Three Jews Among Those Killed in Ukraine Uprising

Far Right Pays Tribute at Jewish Victim's Funeral

Far right wing gunmen and Ukrainian policemen at the funeral of Alexander Scherbanyuk.
courtesy of Vyacheslav A. Likhachev
Far right wing gunmen and Ukrainian policemen at the funeral of Alexander Scherbanyuk.

By Paul Berger

Published March 18, 2014.
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Balaclava-clad far-right paramilitaries fire into the air at the funeral in Ukraine of an anti-government protestor. This is not a tribute to a fellow right-wing nationalist, but to a Jewish construction worker, Alexander Scherbanyuk.

Of the approximately 100 people killed during the protests in Kiev that swept Ukrainian President Viktor Yanukovich from power in February, three were Jews, according to Vyacheslav Likhachev, a Ukrainian anti-Semitism expert.

Scherbanyuk, 46, a construction worker and political activist from Chernivtsi, was killed by sniper fire on February 20.

Alexander Shcherbanyuk
courtesy of Vyacheslav A. Likhachev
Alexander Shcherbanyuk

The same day, snipers in Kiev killed two more Jewish anti-government protesters, Josef Shiling, a 61-year-old construction worker from Drogobych and Evgeniy Kotlyar, a 33-year old ecological activist from Kharkiv. Each of the three men, whom the Ukrainians consider as martyrs to their revolution, were known by their local Jewish communities, Likachev said.

Scherbanyuk “was buried with a gas mask, a hardhat, and a kippah,” Likhachev wrote on the website of the Euro-Asian Jewish Congress.

The inclusion of a far right group, Right Sector, at Scherbanyuk’s funeral in Chernivtsi on February 23, underlines the diversity of the Ukrainian revolution.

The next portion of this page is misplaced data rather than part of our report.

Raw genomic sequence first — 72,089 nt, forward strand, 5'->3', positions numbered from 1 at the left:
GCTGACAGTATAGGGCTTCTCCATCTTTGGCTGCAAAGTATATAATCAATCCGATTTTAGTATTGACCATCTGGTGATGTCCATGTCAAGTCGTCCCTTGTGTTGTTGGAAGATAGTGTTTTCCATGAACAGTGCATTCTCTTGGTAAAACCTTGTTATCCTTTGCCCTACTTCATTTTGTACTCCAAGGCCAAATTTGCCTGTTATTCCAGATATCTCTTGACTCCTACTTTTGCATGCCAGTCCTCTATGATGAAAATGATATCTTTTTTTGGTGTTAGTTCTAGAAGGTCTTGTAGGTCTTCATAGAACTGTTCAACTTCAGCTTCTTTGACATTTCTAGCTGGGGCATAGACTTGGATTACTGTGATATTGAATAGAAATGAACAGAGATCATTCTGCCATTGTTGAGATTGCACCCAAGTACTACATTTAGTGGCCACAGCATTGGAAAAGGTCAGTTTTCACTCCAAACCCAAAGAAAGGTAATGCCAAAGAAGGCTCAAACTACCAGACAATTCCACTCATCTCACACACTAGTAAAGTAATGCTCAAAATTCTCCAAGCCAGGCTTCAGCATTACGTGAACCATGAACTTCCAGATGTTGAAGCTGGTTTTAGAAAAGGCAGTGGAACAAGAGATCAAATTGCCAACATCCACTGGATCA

It also shows how Jews and right-wing nationalists get along in today’s Ukraine.

Right Sector is an umbrella organization that represents many groups, including the Neo Nazi Social-National Assembly, Likhachev said. But other paramilitary groups that included Jews also fought under the Right Sector umbrella, he said.

David Fishman, an expert on the former Soviet Union at the Jewish Theological Seminary in New York, said that the experience of fighting alongside Jews may have had an effect on the Right Sector’s language towards Jews.

Evgeniy Kotlyar
courtesy of Vyacheslav A. Likhachev
Evgeniy Kotlyar

Right Sector’s leader, Dmitry Yarosh, recently met with the Israel’s ambassador to Ukraine to allay concerns and to pledge to fight racism and anti-Semitism in Ukraine.

“They speak the language of force, they speak the language of violence,” said Fishman. “What’s interesting is that they are not speaking the language of anti-Semitism.”


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